During the month of November, I was involved with NaNoWriMo, the National Novel Writing Month challenge. I’m one of those people who perform better if I’m accountable to other writers who actually expect me to stay in my chair and write.
The goal of NaNoWriMo is to write a book in 30 days. 50K words isn’t really that much if you break it down. It’s less than 2 thousand words a day. But there are a lot of days in your average month that make writing anything coherent downright impossible. Take Thanksgiving for example, not to mention the days of shopping, cleaning, and preparing that lead up to it. Many of us have kids and spouses and full time jobs and appointments and pets that want walked.
Sundays are hard for me. I attend church twice on that day, and spend the few hours between services watching the Bengals lose, spending time with family and napping…not necessarily in that order. There were several NaNoWriMo days in which my word count was 0. That meant on the other days I really needed to produce. No procrastinating. No waiting for inspiration. No distractions. I had to fasten my rear to the chair and write even when I’d rather watch TV or take another nap.
The best thing about NaNoWriMo is the sense of urgency to put words on the page. On the NaNo page you can become writing buddies with your fellow scribes. As I mentioned earlier, when I am accountable to someone I don’t want to let them down. Nor did I want to let my book down, or even myself.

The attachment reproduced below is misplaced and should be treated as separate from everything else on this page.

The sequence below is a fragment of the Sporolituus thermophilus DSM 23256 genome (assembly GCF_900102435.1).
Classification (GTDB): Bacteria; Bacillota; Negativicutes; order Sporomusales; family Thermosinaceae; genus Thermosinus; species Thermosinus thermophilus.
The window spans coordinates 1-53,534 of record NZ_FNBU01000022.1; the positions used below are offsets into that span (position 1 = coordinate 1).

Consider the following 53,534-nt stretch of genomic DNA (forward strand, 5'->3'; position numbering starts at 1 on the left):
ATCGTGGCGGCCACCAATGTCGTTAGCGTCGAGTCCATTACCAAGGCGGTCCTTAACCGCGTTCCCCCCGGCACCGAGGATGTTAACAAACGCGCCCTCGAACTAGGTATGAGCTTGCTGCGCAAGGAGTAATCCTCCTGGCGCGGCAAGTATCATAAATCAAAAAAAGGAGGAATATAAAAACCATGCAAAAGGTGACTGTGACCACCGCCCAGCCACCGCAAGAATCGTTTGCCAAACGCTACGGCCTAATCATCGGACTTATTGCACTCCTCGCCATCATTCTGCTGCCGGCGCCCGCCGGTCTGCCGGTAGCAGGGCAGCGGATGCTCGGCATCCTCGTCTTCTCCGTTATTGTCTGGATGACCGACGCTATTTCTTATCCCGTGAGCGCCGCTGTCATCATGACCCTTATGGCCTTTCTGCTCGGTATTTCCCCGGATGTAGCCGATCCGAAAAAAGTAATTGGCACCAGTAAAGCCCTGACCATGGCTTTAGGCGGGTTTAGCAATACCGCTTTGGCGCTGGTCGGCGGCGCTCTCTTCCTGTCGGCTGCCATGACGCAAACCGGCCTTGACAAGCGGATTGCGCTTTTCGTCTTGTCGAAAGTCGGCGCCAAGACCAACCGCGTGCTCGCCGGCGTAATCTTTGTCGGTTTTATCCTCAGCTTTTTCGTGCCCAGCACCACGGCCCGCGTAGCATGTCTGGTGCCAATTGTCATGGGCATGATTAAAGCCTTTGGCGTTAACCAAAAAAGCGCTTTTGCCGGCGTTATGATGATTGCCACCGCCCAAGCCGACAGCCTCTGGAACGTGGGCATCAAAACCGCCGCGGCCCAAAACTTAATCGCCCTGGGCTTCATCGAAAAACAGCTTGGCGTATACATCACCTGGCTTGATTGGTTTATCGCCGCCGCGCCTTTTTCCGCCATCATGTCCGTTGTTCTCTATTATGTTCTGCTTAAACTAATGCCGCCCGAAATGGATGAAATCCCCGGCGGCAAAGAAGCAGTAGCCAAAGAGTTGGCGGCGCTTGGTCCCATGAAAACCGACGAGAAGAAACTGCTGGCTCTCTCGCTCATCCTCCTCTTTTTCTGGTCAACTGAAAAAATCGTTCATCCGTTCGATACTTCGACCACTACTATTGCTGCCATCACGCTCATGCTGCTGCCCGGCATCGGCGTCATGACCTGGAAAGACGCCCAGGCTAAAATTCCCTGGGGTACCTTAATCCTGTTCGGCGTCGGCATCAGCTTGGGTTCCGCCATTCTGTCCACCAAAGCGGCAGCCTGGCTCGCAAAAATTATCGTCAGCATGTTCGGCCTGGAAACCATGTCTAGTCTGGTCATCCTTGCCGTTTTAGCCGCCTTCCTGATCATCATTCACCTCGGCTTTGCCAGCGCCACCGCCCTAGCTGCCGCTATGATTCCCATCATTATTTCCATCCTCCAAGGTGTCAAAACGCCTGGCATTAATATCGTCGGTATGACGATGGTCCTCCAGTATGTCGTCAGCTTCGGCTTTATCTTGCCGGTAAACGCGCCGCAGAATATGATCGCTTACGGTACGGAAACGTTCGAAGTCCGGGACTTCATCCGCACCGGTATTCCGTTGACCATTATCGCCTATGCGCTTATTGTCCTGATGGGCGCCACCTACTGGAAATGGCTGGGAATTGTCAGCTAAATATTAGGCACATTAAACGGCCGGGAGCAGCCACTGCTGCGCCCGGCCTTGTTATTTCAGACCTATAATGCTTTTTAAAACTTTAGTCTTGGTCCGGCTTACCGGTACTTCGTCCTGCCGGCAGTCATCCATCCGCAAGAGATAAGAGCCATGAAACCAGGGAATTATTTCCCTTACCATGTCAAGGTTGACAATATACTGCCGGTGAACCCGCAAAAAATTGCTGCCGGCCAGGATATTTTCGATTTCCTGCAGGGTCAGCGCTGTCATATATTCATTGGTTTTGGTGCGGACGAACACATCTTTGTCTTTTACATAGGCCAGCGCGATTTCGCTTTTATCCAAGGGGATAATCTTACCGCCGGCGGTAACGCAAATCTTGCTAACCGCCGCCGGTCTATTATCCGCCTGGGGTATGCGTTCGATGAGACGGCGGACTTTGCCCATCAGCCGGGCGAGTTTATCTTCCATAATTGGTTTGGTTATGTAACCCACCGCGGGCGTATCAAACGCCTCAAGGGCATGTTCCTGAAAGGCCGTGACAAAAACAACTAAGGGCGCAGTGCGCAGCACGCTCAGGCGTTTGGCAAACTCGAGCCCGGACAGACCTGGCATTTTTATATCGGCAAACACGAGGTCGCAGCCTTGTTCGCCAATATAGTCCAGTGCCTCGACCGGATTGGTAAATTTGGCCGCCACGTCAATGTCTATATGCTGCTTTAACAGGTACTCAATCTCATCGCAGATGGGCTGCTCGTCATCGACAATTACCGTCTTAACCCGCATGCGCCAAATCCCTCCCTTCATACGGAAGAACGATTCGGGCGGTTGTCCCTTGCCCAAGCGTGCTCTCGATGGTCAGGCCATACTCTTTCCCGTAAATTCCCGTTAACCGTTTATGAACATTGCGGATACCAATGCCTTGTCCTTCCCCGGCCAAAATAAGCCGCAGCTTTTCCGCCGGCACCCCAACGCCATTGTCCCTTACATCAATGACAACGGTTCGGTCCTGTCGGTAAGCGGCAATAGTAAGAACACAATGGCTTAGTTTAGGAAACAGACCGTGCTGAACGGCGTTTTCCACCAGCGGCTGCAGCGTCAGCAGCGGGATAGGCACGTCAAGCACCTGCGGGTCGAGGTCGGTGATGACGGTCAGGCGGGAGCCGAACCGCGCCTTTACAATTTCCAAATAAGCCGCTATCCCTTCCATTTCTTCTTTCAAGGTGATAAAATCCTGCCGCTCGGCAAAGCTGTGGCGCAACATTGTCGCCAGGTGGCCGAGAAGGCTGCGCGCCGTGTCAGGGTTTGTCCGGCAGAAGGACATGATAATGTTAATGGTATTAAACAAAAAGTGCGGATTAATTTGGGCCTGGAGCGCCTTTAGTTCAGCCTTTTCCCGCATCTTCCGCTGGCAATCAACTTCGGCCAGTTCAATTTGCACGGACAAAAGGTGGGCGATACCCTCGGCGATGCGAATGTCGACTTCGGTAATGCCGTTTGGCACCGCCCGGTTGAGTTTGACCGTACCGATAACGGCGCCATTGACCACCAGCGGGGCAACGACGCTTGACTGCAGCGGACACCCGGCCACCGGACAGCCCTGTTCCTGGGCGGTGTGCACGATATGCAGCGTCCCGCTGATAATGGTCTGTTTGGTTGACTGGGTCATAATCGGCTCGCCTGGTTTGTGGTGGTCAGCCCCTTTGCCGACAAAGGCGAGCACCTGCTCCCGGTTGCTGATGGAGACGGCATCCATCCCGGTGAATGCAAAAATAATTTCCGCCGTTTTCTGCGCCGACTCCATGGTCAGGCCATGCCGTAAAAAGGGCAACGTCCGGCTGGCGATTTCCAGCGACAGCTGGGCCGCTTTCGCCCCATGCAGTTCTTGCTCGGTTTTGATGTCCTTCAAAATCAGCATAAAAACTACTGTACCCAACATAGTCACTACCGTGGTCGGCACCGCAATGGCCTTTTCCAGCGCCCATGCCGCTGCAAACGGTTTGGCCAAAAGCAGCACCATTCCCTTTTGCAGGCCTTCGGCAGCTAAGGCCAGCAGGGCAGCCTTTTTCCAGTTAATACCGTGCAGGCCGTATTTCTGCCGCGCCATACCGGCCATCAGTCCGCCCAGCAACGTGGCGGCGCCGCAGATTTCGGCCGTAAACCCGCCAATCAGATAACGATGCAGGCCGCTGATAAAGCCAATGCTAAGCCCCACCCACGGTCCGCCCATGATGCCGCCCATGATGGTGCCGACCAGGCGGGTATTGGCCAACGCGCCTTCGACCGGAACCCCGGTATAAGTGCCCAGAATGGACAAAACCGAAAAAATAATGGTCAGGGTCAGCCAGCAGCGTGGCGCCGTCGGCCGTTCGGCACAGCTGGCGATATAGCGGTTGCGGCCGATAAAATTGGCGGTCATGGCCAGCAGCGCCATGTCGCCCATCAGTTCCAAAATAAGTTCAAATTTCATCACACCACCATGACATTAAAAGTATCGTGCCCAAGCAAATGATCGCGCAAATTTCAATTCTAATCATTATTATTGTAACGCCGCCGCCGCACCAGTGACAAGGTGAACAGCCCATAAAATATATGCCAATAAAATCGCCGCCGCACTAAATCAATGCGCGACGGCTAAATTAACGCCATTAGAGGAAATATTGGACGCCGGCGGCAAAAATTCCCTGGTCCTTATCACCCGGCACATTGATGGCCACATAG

November flew by while I jammed away on my keyboard. I even learned a thing or two along the way. 50K words don’t get written by thinking about it. You wont’ put the words on the page by talking about it or discussing your project or telling everyone where you’re going to spend your advance once a publisher offers you a contract.
I’m happy to announce I reached my 50K words by the 22nd. At the end of the month I had logged over 70K words onto my NaNo profile. If you’re not ready to think about publication NaNo is a great exercise to learn discipline and tenacity. The best way to master anything is to do it. If you are already published or seeking that elusive book contract, you might still need the discipline NaNo brings.
Best of all, you might end up with a pretty decent novel or at least something to build on. You never know. This might be the one to land you on the New York Times bestseller list. Or at least teach you that writing a novel is hard work but worth the effort.